In summary, self-healing, flexible electrical circuits can be created in elastomers. The method used by Majidi et al. involves fabrication by creating a dispersion of EGaIn particles within an elastomeric matrix, then fusing the droplets by localized pressure. These circuits are both flexible and self-healing. However, the large droplet size is a limitation, and the morphology of the dispersion is not fully described in the articles considered. It is thus unclear to what extent this method may be practical. These shortcomings will be addressed by Yan et al. (Yan et al. 2019).
Atom transfer radical polymerization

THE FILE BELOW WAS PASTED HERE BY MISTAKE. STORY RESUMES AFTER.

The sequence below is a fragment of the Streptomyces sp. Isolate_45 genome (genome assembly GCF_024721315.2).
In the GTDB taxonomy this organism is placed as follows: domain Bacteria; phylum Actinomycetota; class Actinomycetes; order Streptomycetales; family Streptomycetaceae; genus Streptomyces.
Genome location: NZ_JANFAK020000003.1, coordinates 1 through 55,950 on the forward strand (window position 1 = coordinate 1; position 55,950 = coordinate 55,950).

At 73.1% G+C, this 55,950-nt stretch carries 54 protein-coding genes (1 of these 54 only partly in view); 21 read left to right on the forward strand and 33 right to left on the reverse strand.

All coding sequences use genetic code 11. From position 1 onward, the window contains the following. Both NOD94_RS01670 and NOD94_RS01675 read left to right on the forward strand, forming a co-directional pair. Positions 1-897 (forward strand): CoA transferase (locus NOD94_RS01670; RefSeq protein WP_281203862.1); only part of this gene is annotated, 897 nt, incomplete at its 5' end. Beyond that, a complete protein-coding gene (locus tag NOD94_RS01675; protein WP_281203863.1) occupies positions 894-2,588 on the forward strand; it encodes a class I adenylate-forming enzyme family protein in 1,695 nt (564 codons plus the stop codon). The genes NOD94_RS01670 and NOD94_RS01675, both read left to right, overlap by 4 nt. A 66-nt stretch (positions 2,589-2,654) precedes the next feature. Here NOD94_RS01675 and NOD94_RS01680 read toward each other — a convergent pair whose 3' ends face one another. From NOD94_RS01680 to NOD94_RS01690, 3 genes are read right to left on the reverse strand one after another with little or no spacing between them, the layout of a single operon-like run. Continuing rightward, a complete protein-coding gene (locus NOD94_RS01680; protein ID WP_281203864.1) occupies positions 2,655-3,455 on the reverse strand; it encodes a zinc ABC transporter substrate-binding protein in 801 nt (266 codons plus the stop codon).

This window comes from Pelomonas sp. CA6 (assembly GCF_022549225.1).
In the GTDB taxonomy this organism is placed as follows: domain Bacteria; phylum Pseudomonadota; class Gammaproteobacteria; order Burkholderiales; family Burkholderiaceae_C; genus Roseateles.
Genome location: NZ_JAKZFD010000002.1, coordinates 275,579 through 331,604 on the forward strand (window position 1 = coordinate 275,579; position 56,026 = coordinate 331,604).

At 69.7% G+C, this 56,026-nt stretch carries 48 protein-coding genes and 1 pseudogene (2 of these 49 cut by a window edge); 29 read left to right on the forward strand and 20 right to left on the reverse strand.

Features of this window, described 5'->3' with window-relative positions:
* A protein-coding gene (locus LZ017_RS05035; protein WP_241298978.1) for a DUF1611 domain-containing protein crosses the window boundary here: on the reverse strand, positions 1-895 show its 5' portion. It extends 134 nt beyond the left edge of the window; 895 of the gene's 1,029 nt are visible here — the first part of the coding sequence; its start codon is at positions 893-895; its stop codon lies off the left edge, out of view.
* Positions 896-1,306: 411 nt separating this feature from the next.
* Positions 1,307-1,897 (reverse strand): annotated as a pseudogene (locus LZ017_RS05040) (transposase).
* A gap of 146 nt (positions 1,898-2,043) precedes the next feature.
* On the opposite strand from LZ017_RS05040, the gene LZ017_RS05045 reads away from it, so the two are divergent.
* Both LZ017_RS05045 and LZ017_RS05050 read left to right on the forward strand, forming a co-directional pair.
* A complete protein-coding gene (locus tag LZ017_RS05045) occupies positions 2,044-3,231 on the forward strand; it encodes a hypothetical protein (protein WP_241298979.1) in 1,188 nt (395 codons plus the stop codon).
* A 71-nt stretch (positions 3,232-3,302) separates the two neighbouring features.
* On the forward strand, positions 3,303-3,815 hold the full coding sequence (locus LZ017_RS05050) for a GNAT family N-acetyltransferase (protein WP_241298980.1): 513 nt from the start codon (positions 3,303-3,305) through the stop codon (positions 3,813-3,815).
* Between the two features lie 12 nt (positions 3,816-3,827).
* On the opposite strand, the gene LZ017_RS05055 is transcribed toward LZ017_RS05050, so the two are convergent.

Radical polymerization mechanisms produce products quickly, but control of molecular weight is often difficult (Painter 1997). One of the most reliable methods for producing polymers with excellent molecular weight control (very low polydispersity) is anionic polymerization, first described by Szwarc in 1956 (Szwarc, Levy, and Milkovich 1956). In this technique, an anion (typically a carbon anion) is formed at the the end of a growing polymer chain and attracts monomers. With pure reactants and solvents, these growing chains do not undergo termination reactions, allowing chains to be formed of equal length (assuming equal reactivity per chain). Block copolymers can also be formed by addition of a second monomer type when the initial monomer is exhausted. Despite these advantages, however, anionic polymerization is only appropriate for certain monomer types and requires carefully controlled conditions.